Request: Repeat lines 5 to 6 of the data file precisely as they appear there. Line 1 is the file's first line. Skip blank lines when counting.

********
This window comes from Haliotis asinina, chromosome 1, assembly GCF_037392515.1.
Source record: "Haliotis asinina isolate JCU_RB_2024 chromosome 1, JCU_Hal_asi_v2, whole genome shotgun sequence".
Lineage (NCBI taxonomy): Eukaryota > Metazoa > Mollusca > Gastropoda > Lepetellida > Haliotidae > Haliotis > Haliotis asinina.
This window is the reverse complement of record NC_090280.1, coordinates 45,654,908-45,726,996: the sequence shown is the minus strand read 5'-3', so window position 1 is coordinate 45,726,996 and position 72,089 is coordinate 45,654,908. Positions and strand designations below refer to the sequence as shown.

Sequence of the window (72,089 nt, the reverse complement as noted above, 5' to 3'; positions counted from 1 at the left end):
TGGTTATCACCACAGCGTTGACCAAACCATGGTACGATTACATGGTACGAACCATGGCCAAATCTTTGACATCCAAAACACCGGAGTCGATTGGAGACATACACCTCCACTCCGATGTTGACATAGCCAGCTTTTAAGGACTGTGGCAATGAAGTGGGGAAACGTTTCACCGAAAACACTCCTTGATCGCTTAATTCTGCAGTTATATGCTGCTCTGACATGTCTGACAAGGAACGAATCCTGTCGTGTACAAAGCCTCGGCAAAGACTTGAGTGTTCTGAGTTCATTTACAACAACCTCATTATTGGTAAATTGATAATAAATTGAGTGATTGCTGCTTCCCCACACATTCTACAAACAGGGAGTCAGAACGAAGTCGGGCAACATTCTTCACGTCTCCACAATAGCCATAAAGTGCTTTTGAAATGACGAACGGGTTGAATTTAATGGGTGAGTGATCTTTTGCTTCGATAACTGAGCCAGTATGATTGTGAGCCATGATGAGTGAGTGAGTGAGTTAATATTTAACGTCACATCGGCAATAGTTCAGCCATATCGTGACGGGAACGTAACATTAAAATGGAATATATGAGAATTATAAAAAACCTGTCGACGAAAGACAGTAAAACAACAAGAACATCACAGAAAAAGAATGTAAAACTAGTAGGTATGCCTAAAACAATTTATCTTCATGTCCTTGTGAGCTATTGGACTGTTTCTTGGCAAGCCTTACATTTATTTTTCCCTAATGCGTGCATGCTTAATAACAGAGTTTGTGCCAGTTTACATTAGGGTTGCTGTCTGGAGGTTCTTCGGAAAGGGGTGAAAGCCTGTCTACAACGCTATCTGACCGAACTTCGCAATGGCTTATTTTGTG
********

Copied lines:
Sequence of the window (72,089 nt, the reverse complement as noted above, 5' to 3'; positions counted from 1 at the left end):
TGGTTATCACCACAGCGTTGACCAAACCATGGTACGATTACATGGTACGAACCATGGCCAAATCTTTGACATCCAAAACACCGGAGTCGATTGGAGACATACACCTCCACTCCGATGTTGACATAGCCAGCTTTTAAGGACTGTGGCAATGAAGTGGGGAAACGTTTCACCGAAAACACTCCTTGATCGCTTAATTCTGCAGTTATATGCTGCTCTGACATGTCTGACAAGGAACGAATCCTGTCGTGTACAAAGCCTCGGCAAAGACTTGAGTGTTCTGAGTTCATTTACAACAACCTCATTATTGGTAAATTGATAATAAATTGAGTGATTGCTGCTTCCCCACACATTCTACAAACAGGGAGTCAGAACGAAGTCGGGCAACATTCTTCACGTCTCCACAATAGCCATAAAGTGCTTTTGAAATGACGAACGGGTTGAATTTAATGGGTGAGTGATCTTTTGCTTCGATAACTGAGCCAGTATGATTGTGAGCCATGATGAGTGAGTGAGTGAGTTAATATTTAACGTCACATCGGCAATAGTTCAGCCATATCGTGACGGGAACGTAACATTAAAATGGAATATATGAGAATTATAAAAAACCTGTCGACGAAAGACAGTAAAACAACAAGAACATCACAGAAAAAGAATGTAAAACTAGTAGGTATGCCTAAAACAATTTATCTTCATGTCCTTGTGAGCTATTGGACTGTTTCTTGGCAAGCCTTACATTTATTTTTCCCTAATGCGTGCATGCTTAATAACAGAGTTTGTGCCAGTTTACATTAGGGTTGCTGTCTGGAGGTTCTTCGGAAAGGGGTGAAAGCCTGTCTACAACGCTATCTGACCGAACTTCGCAATGGCTTATTTTGTG